The Armed Forces of Athens
The final trumpets have blown, and the troops fall into their places. Each tribal "taxis" lines up its "lochoi." The Greeks have no flags nor standards. There is a great deal of shouting by the subaltern officers, and running up and down the ranks. Presently everything is in formal array. The hoplites stand in close order, each man about two feet from the next, leaving no gaps between each division from end to end of the lines. The men are set in eight long ranks. This is the normal "phalanx" order. Only those in front can actually lunge and strike at the enemy. The men in the rear will add to the battering force of the charge, and crowding in closely, wedge themselves promptly to the front, when any of the first rank goes down.
It is an imposing sight when the strategos in charge of the maneuvers, a stately man in a red chlamys, gives the final word "March!"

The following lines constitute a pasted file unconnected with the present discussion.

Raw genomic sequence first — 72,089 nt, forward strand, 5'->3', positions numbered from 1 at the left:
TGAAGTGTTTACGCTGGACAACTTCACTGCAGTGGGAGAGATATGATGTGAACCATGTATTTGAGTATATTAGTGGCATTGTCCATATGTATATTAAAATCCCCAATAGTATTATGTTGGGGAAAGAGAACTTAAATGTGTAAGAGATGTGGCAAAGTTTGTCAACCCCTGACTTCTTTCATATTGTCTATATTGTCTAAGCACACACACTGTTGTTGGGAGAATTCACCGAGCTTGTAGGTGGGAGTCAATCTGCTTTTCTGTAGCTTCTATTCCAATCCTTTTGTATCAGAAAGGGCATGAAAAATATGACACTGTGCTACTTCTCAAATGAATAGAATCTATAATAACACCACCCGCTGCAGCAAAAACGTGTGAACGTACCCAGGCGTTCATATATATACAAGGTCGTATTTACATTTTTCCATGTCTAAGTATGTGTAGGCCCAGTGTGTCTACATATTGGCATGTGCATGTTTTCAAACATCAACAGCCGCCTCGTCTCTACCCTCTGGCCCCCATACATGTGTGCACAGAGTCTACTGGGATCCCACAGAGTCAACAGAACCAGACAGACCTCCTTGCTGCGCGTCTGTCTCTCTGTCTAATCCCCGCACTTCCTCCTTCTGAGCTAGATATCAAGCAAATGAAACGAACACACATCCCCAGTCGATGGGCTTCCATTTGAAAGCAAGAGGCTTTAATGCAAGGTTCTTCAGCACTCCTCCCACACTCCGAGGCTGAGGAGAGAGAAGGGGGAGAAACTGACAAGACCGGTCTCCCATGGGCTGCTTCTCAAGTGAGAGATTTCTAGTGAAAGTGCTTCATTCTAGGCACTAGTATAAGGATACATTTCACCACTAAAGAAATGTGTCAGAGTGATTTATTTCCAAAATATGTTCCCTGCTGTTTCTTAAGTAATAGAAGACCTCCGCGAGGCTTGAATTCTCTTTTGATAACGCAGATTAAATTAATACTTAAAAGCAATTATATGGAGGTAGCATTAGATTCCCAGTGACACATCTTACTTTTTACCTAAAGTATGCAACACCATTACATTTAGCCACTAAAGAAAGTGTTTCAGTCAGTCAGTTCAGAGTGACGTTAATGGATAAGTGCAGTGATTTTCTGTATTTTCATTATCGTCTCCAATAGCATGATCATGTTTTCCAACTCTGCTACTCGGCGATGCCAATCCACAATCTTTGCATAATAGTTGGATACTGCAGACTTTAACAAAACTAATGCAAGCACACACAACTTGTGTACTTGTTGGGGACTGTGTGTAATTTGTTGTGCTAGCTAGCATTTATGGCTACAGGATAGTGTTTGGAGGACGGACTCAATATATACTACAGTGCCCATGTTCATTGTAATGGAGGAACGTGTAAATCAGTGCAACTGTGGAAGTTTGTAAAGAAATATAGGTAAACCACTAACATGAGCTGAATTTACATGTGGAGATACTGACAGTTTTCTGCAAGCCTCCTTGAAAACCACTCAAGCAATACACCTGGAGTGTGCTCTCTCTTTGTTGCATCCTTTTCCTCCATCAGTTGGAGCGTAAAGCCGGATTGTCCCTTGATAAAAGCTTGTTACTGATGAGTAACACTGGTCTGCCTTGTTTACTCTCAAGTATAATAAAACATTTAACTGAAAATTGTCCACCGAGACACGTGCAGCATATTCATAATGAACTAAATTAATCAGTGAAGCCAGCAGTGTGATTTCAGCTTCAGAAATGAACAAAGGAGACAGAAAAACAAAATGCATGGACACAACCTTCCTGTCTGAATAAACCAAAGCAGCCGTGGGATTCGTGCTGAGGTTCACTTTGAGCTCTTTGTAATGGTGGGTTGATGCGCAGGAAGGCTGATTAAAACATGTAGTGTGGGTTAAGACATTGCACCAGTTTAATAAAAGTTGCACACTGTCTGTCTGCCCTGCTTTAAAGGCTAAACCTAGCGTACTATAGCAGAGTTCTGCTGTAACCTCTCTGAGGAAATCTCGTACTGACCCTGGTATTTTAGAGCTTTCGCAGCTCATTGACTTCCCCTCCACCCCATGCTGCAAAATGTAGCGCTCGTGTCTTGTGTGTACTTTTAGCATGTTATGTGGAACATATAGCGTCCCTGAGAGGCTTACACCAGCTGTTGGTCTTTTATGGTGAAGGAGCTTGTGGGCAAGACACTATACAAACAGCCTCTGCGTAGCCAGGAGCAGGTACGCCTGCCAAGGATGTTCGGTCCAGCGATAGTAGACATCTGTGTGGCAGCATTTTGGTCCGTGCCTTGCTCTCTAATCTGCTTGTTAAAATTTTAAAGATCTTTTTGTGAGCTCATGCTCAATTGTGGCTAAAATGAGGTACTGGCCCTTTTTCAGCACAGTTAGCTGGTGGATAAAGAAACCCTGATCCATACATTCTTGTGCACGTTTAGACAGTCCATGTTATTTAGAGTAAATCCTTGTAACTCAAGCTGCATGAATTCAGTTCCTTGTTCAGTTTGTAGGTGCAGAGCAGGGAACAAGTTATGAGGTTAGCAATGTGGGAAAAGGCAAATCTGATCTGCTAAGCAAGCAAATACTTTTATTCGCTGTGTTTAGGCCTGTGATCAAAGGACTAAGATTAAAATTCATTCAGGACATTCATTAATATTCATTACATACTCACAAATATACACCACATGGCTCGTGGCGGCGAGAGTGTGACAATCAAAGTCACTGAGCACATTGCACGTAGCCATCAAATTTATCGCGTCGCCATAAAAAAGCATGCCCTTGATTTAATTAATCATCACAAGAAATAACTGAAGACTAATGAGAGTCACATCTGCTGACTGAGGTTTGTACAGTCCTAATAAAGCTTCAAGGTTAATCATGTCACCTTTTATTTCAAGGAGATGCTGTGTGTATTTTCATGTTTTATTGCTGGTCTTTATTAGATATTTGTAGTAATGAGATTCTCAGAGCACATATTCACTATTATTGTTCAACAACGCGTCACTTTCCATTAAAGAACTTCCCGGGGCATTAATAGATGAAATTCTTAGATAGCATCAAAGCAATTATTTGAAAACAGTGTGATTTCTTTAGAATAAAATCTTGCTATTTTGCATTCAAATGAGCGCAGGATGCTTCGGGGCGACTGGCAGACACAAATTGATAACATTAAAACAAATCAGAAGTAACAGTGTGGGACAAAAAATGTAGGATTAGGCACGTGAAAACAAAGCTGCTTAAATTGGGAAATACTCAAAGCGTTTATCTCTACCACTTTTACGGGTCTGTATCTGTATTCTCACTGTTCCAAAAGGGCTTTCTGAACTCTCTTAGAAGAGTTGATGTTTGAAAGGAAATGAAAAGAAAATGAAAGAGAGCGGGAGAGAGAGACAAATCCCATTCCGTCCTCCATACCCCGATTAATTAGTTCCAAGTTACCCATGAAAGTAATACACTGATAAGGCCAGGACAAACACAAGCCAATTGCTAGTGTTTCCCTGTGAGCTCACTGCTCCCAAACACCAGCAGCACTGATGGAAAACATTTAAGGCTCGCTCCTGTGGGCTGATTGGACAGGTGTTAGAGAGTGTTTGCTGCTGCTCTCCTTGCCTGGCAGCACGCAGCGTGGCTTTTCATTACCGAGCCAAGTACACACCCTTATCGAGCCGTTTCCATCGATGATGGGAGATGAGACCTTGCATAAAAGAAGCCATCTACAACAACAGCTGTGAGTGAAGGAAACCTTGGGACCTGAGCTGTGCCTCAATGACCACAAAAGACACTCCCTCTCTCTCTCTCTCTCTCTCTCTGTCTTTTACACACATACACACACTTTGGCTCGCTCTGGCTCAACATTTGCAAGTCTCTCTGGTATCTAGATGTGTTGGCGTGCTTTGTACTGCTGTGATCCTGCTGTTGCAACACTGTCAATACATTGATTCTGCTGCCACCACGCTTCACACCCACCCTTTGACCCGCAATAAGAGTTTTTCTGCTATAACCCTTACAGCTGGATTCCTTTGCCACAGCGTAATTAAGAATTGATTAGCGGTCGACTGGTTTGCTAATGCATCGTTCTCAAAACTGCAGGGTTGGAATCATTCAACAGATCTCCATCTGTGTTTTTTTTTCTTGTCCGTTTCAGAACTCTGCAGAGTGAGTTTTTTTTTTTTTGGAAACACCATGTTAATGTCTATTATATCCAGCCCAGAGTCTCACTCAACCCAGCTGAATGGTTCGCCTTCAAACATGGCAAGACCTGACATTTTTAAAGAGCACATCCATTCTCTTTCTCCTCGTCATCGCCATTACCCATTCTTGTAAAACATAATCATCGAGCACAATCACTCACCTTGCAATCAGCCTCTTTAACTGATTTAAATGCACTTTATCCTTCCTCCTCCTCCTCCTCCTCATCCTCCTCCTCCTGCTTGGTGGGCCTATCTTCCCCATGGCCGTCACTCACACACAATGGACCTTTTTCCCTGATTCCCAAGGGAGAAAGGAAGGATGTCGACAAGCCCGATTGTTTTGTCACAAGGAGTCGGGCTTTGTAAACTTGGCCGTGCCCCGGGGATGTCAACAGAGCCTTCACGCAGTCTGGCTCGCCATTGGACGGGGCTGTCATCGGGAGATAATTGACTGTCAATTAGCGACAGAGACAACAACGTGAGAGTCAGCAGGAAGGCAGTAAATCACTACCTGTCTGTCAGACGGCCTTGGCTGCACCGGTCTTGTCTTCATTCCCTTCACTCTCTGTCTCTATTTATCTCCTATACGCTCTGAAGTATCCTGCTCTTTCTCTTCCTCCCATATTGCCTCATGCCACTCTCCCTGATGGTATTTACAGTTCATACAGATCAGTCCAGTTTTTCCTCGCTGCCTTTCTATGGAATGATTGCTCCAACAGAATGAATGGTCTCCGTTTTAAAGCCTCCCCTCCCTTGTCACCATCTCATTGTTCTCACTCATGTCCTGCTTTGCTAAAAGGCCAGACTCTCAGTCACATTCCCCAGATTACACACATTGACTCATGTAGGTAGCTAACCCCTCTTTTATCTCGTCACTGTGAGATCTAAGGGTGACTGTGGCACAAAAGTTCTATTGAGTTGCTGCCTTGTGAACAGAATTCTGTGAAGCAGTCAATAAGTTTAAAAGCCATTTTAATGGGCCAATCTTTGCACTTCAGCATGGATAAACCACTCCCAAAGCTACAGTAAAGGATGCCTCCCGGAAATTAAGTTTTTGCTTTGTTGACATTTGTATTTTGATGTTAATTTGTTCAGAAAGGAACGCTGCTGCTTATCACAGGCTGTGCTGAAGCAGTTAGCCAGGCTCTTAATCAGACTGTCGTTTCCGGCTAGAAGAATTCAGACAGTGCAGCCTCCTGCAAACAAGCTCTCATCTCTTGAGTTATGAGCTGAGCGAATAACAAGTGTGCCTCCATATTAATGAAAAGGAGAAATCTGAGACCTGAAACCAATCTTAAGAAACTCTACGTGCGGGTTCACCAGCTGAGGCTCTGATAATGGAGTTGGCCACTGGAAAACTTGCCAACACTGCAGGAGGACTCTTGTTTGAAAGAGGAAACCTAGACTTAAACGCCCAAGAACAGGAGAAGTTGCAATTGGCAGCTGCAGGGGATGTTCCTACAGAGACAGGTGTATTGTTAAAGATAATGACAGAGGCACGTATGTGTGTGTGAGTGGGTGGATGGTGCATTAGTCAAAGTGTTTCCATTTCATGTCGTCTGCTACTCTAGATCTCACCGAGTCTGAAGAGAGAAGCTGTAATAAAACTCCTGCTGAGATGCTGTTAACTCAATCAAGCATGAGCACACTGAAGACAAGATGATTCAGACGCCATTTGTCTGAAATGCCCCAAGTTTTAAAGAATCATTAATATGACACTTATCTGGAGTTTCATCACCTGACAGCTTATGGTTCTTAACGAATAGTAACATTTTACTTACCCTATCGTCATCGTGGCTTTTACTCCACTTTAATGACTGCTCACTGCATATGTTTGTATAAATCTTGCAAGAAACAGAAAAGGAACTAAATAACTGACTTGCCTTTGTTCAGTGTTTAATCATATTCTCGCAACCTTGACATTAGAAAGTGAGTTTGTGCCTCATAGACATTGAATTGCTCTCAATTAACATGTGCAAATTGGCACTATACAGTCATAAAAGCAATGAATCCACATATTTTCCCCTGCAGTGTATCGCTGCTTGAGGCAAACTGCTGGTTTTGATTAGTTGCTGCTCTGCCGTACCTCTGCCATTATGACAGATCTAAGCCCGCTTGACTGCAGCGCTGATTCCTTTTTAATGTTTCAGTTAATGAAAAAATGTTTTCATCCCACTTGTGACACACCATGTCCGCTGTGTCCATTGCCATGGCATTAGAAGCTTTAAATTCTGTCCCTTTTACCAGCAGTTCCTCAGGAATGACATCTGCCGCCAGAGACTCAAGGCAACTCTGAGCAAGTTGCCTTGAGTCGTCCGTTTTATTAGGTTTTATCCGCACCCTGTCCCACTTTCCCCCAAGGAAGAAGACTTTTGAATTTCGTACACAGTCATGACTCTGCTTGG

Loud pipes begin screaming. The long lines of red, blue, and orange plumes nod fiercely together. The sun strikes fire out of thousands of brandished lance tips. The phalanx goes swinging away over the dusty parade ground, the subalterns up and down the files muttering angrily to each inapt recruit to "Keep your distance:" or "Don't advance your shield." The commandant duly orders the "Half turn:" "Left" or "Right turn:" "Formation by squares," and finally the critical "Change front to rear." If this last maneuver is successfully accomplished, the strategos will compliment the drill sergeants; for it is notoriously difficult to turn a ponderous phalanx around and yet make it keep good order. The drilling goes on until the welcome order comes, "Ground arms!" and every perspiring soldier lets his heavy shield slip from his arm upon the ground.
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